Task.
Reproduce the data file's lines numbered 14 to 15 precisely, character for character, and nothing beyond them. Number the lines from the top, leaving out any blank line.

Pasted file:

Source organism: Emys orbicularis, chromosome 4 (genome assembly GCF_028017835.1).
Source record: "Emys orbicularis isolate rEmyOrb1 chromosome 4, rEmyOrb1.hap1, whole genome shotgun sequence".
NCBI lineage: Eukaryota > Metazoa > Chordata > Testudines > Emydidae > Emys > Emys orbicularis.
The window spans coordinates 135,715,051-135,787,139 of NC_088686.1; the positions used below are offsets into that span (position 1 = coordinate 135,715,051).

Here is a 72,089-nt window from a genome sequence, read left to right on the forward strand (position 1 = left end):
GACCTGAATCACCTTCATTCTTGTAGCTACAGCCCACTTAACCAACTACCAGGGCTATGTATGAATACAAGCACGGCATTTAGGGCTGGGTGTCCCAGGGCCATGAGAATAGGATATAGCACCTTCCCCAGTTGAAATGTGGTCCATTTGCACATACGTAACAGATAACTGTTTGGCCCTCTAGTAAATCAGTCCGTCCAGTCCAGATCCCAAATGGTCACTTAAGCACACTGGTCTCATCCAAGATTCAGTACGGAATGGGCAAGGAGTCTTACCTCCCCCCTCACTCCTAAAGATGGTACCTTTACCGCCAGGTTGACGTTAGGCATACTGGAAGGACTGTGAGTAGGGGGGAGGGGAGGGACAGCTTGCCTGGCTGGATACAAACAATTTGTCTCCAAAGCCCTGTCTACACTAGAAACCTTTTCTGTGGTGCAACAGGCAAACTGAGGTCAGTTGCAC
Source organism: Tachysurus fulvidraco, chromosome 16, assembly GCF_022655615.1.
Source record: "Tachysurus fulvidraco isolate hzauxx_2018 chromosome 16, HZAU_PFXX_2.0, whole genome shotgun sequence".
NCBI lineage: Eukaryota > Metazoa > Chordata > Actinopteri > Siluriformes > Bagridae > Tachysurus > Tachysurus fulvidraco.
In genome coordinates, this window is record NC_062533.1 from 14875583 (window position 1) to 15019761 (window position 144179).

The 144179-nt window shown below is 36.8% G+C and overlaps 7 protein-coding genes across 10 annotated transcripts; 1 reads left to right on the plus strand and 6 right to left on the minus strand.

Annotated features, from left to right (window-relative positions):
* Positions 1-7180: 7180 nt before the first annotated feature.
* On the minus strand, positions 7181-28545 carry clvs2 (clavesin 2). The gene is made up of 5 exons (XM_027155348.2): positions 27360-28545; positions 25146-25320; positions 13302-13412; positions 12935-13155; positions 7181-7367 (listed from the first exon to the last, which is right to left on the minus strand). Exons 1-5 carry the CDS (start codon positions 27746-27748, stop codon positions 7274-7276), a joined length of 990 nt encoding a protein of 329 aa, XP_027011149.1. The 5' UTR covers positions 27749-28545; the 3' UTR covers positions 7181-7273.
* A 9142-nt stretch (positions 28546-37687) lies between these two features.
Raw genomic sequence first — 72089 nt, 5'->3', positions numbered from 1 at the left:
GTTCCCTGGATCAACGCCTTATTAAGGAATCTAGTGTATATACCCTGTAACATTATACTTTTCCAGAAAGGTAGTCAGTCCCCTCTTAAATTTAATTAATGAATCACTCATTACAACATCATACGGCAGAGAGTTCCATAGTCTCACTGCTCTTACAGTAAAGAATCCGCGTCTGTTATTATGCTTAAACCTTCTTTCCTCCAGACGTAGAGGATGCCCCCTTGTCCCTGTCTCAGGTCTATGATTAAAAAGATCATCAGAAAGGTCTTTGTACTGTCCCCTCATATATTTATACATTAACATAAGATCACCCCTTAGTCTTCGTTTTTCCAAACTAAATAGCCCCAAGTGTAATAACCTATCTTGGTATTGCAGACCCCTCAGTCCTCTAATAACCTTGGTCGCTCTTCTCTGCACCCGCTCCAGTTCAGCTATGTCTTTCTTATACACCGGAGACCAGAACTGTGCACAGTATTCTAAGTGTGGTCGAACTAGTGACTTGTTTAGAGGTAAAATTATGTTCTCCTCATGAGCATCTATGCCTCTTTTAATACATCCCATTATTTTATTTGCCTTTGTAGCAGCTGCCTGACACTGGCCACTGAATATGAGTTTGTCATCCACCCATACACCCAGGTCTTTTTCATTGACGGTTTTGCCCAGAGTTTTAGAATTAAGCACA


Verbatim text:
* On the minus strand, positions 7181-28545 carry clvs2 (clavesin 2). The gene is made up of 5 exons (XM_027155348.2): positions 27360-28545; positions 25146-25320; positions 13302-13412; positions 12935-13155; positions 7181-7367 (listed from the first exon to the last, which is right to left on the minus strand). Exons 1-5 carry the CDS (start codon positions 27746-27748, stop codon positions 7274-7276), a joined length of 990 nt encoding a protein of 329 aa, XP_027011149.1. The 5' UTR covers positions 27749-28545; the 3' UTR covers positions 7181-7273.
* A 9142-nt stretch (positions 28546-37687) lies between these two features.